JAKARTA, June 27 (Xinhua) -- The Five Principles of Peaceful Coexistence formulated in 1954 are important norms and should serve as a guiding light in international diplomacy then and now, Indonesian expert Wati Knapp has said.
Wati Knapp, daughter of Ruslan Abdulgani, secretary-general of the 1955 Bandung Conference and former Indonesian foreign minister, is a specialist on China and commutes from China to Indonesia.
Wati, also a people-to-people diplomat, told Xinhua recently that the five principles, though raised long time ago, still have meaningful impact and should be adhered to by the international community.
The Five Principles of Peaceful Coexistence advocated by China, Myanmar and India 60 years ago stand for mutual respect for each other's territorial integrity and sovereignty, mutual non- aggression, mutual non-interference in each other's internal affairs, equality and cooperation for mutual benefit and peaceful co-existence.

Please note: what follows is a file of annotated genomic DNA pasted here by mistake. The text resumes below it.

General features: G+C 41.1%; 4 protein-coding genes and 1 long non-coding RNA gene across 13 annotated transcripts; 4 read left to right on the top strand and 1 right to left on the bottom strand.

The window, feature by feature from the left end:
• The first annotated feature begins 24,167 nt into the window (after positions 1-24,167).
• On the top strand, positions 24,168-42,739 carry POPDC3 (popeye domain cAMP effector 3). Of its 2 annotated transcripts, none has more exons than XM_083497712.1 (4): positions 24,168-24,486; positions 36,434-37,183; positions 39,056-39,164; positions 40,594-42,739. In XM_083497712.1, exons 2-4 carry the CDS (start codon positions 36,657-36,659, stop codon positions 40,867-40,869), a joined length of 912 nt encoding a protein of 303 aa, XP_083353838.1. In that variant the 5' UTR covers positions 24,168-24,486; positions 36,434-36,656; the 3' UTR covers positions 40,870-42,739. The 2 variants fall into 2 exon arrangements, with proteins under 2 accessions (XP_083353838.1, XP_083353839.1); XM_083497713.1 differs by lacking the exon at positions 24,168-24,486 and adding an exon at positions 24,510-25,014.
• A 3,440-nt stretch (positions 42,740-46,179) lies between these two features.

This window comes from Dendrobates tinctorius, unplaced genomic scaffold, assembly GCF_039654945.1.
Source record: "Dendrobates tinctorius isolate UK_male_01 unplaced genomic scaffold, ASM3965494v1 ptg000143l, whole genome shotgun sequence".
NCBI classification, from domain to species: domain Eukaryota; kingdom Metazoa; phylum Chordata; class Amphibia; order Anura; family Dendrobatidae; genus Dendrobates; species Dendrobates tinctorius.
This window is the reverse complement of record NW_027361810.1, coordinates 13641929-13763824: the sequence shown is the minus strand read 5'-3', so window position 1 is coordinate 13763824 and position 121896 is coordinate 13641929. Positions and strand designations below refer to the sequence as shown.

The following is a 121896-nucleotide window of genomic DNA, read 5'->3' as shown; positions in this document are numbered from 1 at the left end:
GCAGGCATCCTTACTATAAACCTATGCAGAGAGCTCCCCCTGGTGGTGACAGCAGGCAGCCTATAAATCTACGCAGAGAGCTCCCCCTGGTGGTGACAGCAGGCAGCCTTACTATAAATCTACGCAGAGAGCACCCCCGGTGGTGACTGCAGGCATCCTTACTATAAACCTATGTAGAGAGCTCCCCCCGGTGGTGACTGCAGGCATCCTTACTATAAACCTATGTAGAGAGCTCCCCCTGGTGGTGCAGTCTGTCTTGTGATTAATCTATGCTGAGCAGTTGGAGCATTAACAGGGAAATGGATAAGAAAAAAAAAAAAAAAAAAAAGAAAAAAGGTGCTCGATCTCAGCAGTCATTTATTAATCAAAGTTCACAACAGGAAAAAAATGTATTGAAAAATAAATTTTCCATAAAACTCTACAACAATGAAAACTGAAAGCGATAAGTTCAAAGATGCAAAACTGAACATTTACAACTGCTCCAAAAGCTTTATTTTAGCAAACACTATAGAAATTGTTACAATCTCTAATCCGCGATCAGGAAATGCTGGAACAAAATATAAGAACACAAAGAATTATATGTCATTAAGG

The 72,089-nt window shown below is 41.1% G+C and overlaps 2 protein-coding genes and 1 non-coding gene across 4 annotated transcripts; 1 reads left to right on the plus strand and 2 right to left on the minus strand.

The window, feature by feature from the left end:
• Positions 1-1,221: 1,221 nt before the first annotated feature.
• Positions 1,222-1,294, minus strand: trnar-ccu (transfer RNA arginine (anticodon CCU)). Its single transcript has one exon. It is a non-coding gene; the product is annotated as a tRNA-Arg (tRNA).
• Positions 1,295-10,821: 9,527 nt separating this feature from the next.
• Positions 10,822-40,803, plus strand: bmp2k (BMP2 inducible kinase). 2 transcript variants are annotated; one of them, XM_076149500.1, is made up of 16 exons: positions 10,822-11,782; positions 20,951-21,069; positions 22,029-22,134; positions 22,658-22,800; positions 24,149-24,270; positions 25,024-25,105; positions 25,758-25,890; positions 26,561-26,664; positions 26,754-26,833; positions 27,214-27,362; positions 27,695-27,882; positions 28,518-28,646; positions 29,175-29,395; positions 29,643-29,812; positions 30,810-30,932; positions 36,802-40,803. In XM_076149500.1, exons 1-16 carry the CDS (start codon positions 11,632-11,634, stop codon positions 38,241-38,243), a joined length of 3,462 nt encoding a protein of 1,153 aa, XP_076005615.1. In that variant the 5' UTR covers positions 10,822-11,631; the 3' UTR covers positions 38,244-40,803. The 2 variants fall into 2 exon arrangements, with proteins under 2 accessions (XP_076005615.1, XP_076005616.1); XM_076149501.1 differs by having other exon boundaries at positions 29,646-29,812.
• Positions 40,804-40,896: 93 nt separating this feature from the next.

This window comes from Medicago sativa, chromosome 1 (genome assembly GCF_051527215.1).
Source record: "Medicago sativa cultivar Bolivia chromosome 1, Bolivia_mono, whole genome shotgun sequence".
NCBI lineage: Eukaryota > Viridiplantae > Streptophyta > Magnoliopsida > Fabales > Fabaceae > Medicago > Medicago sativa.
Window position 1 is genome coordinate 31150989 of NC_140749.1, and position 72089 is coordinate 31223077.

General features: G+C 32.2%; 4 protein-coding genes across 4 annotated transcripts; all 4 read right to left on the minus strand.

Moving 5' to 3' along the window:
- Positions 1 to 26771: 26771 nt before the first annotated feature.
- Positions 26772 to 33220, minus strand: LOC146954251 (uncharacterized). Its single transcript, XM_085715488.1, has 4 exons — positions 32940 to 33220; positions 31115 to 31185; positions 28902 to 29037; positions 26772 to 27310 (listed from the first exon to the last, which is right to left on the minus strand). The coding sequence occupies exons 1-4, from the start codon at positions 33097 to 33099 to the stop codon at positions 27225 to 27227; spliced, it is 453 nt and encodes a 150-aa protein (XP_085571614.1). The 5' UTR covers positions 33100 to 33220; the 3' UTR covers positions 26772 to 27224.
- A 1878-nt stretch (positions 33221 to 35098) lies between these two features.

In 1955, the principals were widely accepted at the Asia-Africa Conference in Indonesia's Bandung City and became part of the 10- point Bandung Declaration on Promotion of World Peace and Cooperation.
Wati said every free nation should respect the system of government that each independent country has chosen. "Any free country has the right to decide the best system of its government in accordance with local situation, culture, faith and tradition," she said.
Wati, who had been traveled China with her father as early as 1955, said China is one of the countries that carry the torch and a forerunner of the Bandung spirit.
Wati noted that China's continuously implementation of the five principles in the past decades has been proved good and it will continue to show the five principles are still relevant today.
Asked about the conflicts in some parts of the world, Wati said conflict always has something to do with the expansion of territory and ideology including faith, belief or religion.
The five principles are always valid in solving these conflicts, she said.